An Introduction to African Politics

An Introduction to African Politics

An Introduction to African Politics

An Introduction to African Politics


An Introduction to African Politics provides an ideal gateway for individuals seeking to learn more about the African continent. Using accessible terms and concepts, the book seeks to make sense of the dynamic and diverse political systems that are a feature of this fascinating part of the world. It charts the region's fall from grace after independence, the rise and fall of the one-party state and Africa's recent struggle to consolidate democracy. This expanded, fully revised and updated edition remains a key source in helping readers to grasp the events and recurring political patterns that have dominated the African continent since decolonization.


Fortunately for the sake of interest, but unfortunately for the textbook writer, the world does not stand still politically. Africa proves to be no exception to this rule. Since the first edition of this book was published at the turn of the millennium, we have seen several significant developments, and non-developments on the continent. The most depressing of the non-developments is the lack of state revival in Somalia and (so far) in the Democratic Republic of the Congo (DRC). Sierra Leone and Liberia have also continued their precarious existence, but most depressing amongst the developments is perhaps the decline of the once relatively powerful and representative states of Côte d'Ivoire and Zimbabwe. It would seem that the re-legitimisation of the African state through multi-party democracy, although potentially massively positive, is no guarantee against the conditions of state collapse and the warlord state so well described in the African politics literature of the late 1990s.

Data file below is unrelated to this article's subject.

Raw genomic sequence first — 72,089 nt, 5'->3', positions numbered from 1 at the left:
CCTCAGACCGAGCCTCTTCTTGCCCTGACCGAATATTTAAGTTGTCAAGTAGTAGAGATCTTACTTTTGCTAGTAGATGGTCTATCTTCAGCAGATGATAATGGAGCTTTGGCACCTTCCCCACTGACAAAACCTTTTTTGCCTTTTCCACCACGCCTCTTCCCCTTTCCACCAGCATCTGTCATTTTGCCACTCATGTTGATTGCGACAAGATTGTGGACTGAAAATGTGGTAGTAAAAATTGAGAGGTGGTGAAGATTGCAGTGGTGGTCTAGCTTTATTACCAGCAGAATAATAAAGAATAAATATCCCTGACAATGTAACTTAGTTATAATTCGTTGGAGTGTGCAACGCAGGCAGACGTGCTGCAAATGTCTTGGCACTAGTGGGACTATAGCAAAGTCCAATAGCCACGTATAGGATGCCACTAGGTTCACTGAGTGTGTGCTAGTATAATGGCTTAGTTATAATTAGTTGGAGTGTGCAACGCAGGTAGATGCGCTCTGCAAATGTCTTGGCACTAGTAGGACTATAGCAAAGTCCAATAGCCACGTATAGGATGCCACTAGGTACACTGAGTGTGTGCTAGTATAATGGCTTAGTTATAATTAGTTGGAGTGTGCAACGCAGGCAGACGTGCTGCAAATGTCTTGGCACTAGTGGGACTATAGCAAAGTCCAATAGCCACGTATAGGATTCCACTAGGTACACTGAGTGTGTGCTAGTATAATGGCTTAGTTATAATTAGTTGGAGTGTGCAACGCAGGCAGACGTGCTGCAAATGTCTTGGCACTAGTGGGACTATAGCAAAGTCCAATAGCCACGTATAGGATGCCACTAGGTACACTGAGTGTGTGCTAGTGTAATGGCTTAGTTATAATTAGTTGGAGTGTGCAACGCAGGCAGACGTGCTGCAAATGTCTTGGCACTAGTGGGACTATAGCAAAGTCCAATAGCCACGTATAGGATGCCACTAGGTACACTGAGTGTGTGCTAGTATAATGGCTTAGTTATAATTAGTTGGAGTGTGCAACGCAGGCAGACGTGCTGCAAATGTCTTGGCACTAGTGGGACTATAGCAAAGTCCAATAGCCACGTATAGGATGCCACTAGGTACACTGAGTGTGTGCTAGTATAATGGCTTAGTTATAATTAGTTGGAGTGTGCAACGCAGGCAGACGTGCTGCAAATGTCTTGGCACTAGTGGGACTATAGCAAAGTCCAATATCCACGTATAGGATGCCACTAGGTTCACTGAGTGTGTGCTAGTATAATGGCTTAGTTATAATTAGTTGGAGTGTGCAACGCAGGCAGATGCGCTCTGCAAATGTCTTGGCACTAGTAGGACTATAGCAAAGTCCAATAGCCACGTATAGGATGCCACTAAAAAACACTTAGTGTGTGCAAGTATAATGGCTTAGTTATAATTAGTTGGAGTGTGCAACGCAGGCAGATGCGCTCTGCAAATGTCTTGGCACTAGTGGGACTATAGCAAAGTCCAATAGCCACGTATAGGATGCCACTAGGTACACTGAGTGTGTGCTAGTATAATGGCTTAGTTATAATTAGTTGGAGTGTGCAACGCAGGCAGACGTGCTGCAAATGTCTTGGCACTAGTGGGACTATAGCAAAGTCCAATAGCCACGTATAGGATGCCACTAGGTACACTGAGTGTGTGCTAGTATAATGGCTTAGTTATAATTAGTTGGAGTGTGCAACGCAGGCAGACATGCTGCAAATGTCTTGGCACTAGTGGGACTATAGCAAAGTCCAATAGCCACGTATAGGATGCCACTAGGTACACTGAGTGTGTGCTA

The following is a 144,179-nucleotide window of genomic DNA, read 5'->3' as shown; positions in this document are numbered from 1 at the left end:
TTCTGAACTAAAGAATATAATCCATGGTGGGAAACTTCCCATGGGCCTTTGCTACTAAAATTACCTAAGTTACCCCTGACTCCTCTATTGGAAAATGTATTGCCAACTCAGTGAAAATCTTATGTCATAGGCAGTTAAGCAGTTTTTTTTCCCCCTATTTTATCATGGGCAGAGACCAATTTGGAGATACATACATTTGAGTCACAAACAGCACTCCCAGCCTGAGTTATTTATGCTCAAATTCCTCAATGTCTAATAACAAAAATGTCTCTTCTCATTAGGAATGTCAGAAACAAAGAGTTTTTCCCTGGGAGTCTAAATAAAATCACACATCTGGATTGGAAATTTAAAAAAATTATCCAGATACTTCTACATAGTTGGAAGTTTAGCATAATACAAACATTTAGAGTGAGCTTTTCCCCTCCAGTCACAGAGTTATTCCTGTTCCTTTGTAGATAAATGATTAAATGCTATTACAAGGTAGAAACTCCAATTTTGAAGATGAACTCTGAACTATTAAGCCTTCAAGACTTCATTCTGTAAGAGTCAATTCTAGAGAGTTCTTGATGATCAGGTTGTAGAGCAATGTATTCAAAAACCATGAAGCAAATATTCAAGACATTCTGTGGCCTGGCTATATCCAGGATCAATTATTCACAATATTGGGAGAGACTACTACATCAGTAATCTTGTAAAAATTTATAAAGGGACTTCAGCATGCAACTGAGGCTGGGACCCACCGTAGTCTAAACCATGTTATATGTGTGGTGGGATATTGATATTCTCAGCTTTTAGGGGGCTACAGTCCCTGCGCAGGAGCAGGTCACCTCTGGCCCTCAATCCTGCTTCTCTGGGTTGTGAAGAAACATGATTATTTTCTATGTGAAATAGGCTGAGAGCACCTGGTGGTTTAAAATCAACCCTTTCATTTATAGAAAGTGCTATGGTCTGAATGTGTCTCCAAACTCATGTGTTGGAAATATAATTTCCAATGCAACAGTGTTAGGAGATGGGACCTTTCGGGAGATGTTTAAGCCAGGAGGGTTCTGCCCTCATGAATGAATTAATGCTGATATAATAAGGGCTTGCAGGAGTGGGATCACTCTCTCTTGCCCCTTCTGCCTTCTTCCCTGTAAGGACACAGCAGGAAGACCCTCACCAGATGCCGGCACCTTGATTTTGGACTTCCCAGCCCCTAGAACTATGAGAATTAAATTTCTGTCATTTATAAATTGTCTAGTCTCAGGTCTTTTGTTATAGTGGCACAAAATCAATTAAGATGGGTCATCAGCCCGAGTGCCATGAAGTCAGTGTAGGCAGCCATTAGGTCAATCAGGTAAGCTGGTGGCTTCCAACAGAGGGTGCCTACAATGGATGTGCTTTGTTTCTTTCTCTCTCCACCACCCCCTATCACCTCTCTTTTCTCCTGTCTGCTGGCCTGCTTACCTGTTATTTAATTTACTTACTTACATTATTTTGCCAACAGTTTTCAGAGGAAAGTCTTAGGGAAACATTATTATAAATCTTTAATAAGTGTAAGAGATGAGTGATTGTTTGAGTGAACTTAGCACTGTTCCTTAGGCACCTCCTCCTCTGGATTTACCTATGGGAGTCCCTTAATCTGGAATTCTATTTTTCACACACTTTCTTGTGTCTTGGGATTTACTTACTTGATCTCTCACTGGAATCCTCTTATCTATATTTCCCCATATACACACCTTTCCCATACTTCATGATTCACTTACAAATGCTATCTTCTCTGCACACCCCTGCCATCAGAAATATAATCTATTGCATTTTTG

There have also been significant developments in the international relations of the continent in recent times. The Organisation of African Unity has made way for the African Union; the New Partnership for Africa's Development (NEPAD) marks the creation of an international organisation largely of African design; Britain has devised a foreign policy to engage with the continent (at least, before it prioritised Afghanistan and Iraq); while some progress has been made in persuading Western countries to reduce levels of debt repayments demanded from the poorest states. Again, all these initiatives have potential, but concrete results, so far, are predictably conspicuous by their absence.

And then there is the issue of HIV and AIDS. Slowly, bit by bit, individuals in the West are waking up to the catastrophe that has hit, and will continue to debilitate, Africa. The statistics are quoted in this book, but I am not sure anyone is ready for the future reality.

I have updated, where necessary, the second edition of this book to reflect the developments mentioned above. I have also added new sections on religion and African politics, made more use of Jeffrey Herbst's work on non-hegemonic states in the historical chapter, and updated the case studies accordingly. Alongside other general revisions, new pedagogical features have also been added: namely chapter summary tables and an appendix of internet sources for African politics.

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